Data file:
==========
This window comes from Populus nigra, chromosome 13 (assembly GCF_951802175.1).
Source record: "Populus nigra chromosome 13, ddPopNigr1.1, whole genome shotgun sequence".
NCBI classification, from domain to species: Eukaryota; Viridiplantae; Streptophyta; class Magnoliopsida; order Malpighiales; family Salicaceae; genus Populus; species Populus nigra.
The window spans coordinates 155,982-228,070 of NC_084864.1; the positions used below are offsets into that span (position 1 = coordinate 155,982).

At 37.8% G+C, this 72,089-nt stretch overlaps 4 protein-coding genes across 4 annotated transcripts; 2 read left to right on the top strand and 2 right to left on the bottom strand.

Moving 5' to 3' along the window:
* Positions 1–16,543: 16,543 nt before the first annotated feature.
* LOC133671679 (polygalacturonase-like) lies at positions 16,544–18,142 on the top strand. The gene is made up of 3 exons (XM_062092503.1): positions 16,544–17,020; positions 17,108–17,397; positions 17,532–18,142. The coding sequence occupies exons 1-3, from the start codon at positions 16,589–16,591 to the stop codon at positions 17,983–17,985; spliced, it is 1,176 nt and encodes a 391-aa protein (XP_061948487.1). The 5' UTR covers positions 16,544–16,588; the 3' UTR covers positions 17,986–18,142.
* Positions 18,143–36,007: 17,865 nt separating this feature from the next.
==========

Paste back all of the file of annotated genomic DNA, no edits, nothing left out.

This window comes from Populus nigra, chromosome 13 (assembly GCF_951802175.1).
Source record: "Populus nigra chromosome 13, ddPopNigr1.1, whole genome shotgun sequence".
NCBI classification, from domain to species: Eukaryota; Viridiplantae; Streptophyta; class Magnoliopsida; order Malpighiales; family Salicaceae; genus Populus; species Populus nigra.
The window spans coordinates 155,982-228,070 of NC_084864.1; the positions used below are offsets into that span (position 1 = coordinate 155,982).

At 37.8% G+C, this 72,089-nt stretch overlaps 4 protein-coding genes across 4 annotated transcripts; 2 read left to right on the top strand and 2 right to left on the bottom strand.

Moving 5' to 3' along the window:
* Positions 1–16,543: 16,543 nt before the first annotated feature.
* LOC133671679 (polygalacturonase-like) lies at positions 16,544–18,142 on the top strand. The gene is made up of 3 exons (XM_062092503.1): positions 16,544–17,020; positions 17,108–17,397; positions 17,532–18,142. The coding sequence occupies exons 1-3, from the start codon at positions 16,589–16,591 to the stop codon at positions 17,983–17,985; spliced, it is 1,176 nt and encodes a 391-aa protein (XP_061948487.1). The 5' UTR covers positions 16,544–16,588; the 3' UTR covers positions 17,986–18,142.
* Positions 18,143–36,007: 17,865 nt separating this feature from the next.